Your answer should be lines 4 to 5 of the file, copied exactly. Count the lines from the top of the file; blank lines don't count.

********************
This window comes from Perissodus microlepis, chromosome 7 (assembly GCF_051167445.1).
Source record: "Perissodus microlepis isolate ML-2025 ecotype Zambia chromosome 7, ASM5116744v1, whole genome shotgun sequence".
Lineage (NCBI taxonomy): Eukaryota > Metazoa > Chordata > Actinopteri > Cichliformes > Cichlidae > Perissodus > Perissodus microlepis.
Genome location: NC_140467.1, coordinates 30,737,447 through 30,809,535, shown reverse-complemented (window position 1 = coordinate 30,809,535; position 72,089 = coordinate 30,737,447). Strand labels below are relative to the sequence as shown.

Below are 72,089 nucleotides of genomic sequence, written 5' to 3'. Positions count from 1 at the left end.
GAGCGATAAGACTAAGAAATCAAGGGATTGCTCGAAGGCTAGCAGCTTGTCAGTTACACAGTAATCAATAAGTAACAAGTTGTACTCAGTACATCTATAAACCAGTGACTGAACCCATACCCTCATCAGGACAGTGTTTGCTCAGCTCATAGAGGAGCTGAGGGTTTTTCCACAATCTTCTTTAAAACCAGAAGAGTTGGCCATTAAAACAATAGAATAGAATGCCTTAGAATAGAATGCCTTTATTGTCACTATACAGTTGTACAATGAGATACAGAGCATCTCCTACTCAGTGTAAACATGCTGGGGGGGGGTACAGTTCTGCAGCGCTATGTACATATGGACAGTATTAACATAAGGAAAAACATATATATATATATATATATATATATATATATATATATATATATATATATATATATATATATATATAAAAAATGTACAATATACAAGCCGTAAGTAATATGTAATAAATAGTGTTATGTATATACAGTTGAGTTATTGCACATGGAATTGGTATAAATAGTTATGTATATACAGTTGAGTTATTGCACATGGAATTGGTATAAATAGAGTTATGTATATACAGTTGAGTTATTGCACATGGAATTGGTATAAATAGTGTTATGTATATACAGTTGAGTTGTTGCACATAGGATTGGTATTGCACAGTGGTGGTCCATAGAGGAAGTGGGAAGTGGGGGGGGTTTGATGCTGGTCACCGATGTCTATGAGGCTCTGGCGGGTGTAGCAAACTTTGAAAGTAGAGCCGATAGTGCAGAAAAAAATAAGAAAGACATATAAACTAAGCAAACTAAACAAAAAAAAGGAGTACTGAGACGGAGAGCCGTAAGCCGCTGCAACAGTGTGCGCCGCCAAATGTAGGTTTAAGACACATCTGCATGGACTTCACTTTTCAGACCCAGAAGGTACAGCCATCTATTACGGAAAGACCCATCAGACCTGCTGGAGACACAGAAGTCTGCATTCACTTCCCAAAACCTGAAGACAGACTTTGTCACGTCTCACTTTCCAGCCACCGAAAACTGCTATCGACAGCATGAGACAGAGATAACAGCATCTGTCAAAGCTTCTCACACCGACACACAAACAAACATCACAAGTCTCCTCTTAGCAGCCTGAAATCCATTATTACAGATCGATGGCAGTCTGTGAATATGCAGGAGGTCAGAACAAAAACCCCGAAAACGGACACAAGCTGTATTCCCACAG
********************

Genome location: NC_140467.1, coordinates 30,737,447 through 30,809,535, shown reverse-complemented (window position 1 = coordinate 30,809,535; position 72,089 = coordinate 30,737,447). Strand labels below are relative to the sequence as shown.

Below are 72,089 nucleotides of genomic sequence, written 5' to 3'. Positions count from 1 at the left end.